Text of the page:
St. Louis Cop Moonlights as Pro-Marijuana Activist

Crime
A blog about murder, theft, and other wickedness.
March 15 2013 12:17 PM

St. Louis Cop Moonlights as Pro-Marijuana Activist

Gary Wiegert
U.S. Senate candidate Claire McCaskill (C) and her husband Joseph Shepard (L) talk with Sgt. Gary Wiegert during a 2006 campaign stop in St. Louis, Missouri.

Photo by Scott Olson/Getty Images

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As long as we’re on the topic of cops who get mixed up with illegal drugs, I wanted to mention the strange case of St. Louis police officer Gary Wiegert, otherwise known as Sgt. Feelgood. In February, Wiegert got approval to take a second job, as many cops do. Unfortunately for the department, Wiegert’s second job was as a lobbyist for Show-Me Cannabis, a group that advocates for reforming Missouri’s marijuana laws. Wiegert’s embarrassed superiors moved quickly to harsh his buzz, revoking its approval of his outside employment. This week, Wiegert sued the department, alleging it was restricting his First Amendment rights.

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You can understand the department’s chagrin. And I get the sense that Wiegert—he’s a committed libertarian who once hosted a radio show called Cop Talk—does this sort of button-pushing thing fairly often. But the department apparently has no problem with its officers pursuing political activities; before this, Wiegert was registered as a lobbyist for the St. Louis Tea Party. (The most recent post on the St. Louis Tea Party’s blog begins with “I sat down with some black folks on two occasions recently and listened to their conservations about the issues of the day.”)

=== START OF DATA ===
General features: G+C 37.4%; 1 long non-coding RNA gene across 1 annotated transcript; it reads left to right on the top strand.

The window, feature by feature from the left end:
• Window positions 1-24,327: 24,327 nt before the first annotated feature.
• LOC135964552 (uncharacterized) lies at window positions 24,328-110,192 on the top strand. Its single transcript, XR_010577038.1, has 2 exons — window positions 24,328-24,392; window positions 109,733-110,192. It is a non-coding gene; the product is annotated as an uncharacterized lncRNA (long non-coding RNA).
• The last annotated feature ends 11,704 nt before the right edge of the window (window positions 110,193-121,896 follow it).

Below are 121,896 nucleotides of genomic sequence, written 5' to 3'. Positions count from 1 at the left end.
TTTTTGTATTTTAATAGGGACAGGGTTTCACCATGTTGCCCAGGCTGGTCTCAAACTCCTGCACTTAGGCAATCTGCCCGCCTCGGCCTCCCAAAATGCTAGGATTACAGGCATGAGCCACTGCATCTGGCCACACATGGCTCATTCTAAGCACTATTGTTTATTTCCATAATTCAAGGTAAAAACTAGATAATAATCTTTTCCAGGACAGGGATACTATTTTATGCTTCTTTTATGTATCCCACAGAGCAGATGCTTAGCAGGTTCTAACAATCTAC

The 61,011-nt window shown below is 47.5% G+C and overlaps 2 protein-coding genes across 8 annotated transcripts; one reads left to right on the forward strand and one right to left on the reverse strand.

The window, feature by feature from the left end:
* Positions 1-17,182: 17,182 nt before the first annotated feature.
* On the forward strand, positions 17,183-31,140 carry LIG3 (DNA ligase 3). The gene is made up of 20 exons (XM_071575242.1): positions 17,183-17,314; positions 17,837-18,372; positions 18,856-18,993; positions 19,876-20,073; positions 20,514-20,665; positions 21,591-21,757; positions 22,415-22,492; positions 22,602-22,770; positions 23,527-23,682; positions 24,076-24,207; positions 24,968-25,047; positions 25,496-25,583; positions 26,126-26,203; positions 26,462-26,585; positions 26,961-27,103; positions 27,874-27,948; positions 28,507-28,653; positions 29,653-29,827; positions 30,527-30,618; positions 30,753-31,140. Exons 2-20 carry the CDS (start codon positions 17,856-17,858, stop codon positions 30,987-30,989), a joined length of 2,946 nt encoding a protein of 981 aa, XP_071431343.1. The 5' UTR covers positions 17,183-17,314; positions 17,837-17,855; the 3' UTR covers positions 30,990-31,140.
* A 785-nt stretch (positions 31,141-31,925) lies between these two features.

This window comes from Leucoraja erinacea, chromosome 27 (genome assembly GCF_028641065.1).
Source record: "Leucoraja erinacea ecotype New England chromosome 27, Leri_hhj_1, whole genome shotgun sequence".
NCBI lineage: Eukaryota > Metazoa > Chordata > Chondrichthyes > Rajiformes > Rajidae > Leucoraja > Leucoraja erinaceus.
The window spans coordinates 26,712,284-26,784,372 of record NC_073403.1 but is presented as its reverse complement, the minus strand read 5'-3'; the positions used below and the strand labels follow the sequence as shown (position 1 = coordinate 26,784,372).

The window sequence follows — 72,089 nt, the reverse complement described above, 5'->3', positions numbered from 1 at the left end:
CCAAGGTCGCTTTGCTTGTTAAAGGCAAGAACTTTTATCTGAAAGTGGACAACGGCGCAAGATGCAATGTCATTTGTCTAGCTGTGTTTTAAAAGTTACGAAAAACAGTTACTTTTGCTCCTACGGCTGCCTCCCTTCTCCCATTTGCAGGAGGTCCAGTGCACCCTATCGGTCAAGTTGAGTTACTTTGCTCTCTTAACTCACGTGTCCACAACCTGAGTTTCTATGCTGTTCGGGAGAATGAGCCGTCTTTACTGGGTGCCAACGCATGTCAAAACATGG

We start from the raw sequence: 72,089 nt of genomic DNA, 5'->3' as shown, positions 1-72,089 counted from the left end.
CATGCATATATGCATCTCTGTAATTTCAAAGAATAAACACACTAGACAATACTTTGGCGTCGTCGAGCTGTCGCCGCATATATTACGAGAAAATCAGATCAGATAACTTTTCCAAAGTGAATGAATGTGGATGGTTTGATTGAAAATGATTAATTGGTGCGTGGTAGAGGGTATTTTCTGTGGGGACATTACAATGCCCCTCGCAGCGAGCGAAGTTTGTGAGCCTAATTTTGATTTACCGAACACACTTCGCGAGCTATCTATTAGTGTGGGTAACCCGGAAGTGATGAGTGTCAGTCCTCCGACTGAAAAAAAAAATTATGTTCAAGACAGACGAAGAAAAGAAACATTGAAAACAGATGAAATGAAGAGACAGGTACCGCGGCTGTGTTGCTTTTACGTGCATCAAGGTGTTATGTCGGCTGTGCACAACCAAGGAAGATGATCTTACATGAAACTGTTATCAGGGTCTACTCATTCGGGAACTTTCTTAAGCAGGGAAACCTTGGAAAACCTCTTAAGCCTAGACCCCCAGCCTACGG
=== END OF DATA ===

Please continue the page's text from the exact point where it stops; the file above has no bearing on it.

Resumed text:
“We all know that the upset here on the part of the department is the fact that he is ... lobbying for an organization that is named Show-Me Cannabis,” Wiegert’s attorney told the Riverfront Times. And while “cop becomes marijuana lobbyist” isn’t as embarrassing as “cop becomes murder lobbyist,” it’s still the sort of headline designed to irritate the top police brass. That’s a shame, because Wiegert has a really good point. His lawsuit notes that the “draconian charges and consequences arising out of possession of small amounts of marijuana, in Plaintiff’s view, has become a detriment on society’s resources and to society.”

It’s also a drain on police department resources: of the 204 controlled substance arrests the St. Louis Police Department reported in February 2013, 84 of them—just more than 40 percent—involved either the possession or sale of marijuana. Cops waste a lot of time and effort on marijuana violations, and I don’t think it undermines a police department’s authority if its members acknowledge that fact.

Justin Peters is a writer for Slate. He is working on a book about Aaron Swartz, copyright, and the rise of “free culture.” Email him at justintrevett@fastmail.fm.

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